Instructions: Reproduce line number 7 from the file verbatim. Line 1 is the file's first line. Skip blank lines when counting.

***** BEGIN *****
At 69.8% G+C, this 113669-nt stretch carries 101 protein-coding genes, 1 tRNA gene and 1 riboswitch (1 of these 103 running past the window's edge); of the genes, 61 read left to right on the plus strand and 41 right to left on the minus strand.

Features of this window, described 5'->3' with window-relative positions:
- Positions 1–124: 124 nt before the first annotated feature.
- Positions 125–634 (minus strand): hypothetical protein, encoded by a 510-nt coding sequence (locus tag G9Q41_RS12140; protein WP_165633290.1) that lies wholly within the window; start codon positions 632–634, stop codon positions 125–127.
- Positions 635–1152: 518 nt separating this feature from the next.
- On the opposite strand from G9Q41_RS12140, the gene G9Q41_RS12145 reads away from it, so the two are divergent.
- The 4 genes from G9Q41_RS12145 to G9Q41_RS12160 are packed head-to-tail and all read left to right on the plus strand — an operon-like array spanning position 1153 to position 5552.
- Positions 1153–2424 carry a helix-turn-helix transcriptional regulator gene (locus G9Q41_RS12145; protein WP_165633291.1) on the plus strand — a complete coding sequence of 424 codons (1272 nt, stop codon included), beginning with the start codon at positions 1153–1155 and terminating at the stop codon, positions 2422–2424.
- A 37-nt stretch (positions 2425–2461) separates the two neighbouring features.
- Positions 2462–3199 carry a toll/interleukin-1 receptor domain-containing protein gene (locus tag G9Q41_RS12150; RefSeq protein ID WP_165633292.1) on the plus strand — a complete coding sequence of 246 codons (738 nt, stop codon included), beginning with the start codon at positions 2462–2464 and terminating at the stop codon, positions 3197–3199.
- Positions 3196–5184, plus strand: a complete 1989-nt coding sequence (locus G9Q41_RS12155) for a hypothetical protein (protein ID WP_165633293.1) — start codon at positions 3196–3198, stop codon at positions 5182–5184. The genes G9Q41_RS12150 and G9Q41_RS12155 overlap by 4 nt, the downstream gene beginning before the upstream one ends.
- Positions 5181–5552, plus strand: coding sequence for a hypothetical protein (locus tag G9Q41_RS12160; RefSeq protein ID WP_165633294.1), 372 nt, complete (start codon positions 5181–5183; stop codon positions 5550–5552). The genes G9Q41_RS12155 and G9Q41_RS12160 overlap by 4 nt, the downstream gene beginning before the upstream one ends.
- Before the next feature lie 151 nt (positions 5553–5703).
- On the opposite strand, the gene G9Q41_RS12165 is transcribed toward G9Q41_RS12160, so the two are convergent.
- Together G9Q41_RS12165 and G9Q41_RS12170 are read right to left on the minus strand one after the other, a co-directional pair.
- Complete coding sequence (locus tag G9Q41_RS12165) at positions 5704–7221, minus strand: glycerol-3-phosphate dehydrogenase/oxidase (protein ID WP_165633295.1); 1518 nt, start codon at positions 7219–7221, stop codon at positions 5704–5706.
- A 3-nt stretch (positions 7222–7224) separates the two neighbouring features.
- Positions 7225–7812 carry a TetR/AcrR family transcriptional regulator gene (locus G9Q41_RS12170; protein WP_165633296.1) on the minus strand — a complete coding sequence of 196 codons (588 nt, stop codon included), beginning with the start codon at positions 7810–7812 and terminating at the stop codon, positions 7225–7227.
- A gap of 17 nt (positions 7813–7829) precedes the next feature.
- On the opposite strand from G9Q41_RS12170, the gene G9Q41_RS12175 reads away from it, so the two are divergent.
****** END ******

- The 4 genes from G9Q41_RS12145 to G9Q41_RS12160 are packed head-to-tail and all read left to right on the plus strand — an operon-like array spanning position 1153 to position 5552.